Sunday, July 02, 2006

Humans In Peril!

I'm sure you've heard all the old midwives' tales about the dangerous animals that surround us on all sides every day in this world in which we all live and breathe. But even the most outlandish tales contain a grain of truth. So we here at Very Little Known Facts have taken it upon ourselves yet again to separate Fact from Myth. Remember: more humans die from animal attacks each year than any other source of violent death except for hurricanes, the silent killers.

MYTH: It is bad luck to kill a spider in your home.
FACT: All spiders can inflict bites. Although the bites are only lethal ninety percent of the time, you don’t want to "press your luck!" The other ten percent cause ulcerative boils.

MYTH: Rattlesnakes are nature's killers.
FACT: Rattlesnakes are in no way poisonous although their bite can be quite painful. Their built-in "alarm" allows ample time for you to get out of the way!

MYTH: There is no antidote for the bite of the deadly Komodo Dragon, largest and deadliest of all lizards.
FACT: No human being has ever seen a Komodo Dragon in the wild.

MYTH: Cats can suck the breath out of a newborn baby.
FACT: Since it is illegal in most countries to experiment with the life of infants, science has not been able to prove or disprove this theory. If you have a newborn and a cat, allow several years of "progressive" introduction before they meet face to face.

MYTH: Elephants are afraid of mice.
FACT: Elephants fear nothing, but they are allergic to the fleas commonly found on small rodents. Since elephants are social animals, they are prone to "group frenzy" if a member of the pride is irritated by flea bites. So the number one cause of elephant stampedes--you guessed it--mice!

MYTH: Snakes can roll themselves into a hoop shape to roll down a hill.
FACT: Snakes of all kinds are extremely dangerous and should be killed on site.

MYTH: Dogs can sense fear.
FACT: There are two important things to remember when approaching any dog:

  1. The best way to approach a dog is to immediately put the dog in a Full Nelson, also known as a headlock. This not only comforts the dog, but it also lets the dog know you are in control.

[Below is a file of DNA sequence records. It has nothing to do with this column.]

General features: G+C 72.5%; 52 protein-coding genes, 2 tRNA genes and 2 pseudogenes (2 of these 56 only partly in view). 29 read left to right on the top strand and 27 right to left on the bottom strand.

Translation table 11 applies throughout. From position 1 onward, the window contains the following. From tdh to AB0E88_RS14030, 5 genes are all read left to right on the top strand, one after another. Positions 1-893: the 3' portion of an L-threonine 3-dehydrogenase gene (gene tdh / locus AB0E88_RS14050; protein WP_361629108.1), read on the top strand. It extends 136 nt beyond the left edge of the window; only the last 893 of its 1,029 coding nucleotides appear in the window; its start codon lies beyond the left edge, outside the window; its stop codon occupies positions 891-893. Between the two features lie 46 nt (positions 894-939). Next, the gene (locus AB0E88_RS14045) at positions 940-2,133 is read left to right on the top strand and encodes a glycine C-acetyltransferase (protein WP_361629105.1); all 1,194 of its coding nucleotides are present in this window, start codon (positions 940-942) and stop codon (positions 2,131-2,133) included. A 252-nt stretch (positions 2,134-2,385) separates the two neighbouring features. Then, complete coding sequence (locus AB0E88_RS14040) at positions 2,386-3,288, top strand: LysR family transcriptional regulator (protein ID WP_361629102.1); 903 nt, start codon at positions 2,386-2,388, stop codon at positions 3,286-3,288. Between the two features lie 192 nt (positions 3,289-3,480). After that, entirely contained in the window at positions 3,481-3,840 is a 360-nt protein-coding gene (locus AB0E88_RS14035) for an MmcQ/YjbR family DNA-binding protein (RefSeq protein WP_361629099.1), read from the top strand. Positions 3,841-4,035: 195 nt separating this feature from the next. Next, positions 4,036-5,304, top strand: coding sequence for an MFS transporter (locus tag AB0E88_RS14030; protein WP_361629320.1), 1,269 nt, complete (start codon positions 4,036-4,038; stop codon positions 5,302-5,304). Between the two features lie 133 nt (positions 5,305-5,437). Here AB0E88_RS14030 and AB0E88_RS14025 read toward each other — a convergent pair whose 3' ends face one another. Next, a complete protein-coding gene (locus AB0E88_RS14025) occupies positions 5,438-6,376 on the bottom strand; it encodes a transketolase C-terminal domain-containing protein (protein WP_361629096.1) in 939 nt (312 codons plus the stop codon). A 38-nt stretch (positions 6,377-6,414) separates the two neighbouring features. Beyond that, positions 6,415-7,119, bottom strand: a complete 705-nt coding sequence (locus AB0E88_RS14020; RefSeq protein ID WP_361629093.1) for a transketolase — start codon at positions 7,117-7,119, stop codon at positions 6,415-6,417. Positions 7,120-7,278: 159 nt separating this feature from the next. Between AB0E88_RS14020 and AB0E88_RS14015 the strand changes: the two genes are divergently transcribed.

2. Be sure to get your face as close to the dog’s as soon as possible. They may not "sense fear," but they can see a coward! (See below.)


Anonymous said...

I heard that the whippet got its name from 18th century dog races on the Orkney Islands. Apparently Scottish toddlers were actually trained to ride small-frame greyhounds around a full-sized dog track. The toddlers were equipped with a miniature riding crop, which they used to "whip" the hounds... The toddlers, with their rudimentary language skills, were repeatedly told by their trainers to "whip it!" so that they would use their crops to whip the dogs (as a jockey would whip a horse), all in an attempt to get the dogs running as fast as possible. Later these hounds were intentionally bred to be as small and wiry as possible. Hence the name "whippet." Can you confirm or refute this "fact"? Thanks.

Jon Black and Britt Bergman said...

Dear anonymous,

Thanks for your comment! Beware of so-called "little known facts" with no provenance or sources cited. The United Kingdom has very strict labor laws, or as they call them "labour lawes." And jockeys are not actually small children but small people--midgets, although some prefer the less offensive term "dwarf." But those dogs sure are cute! Thanks again for your comment!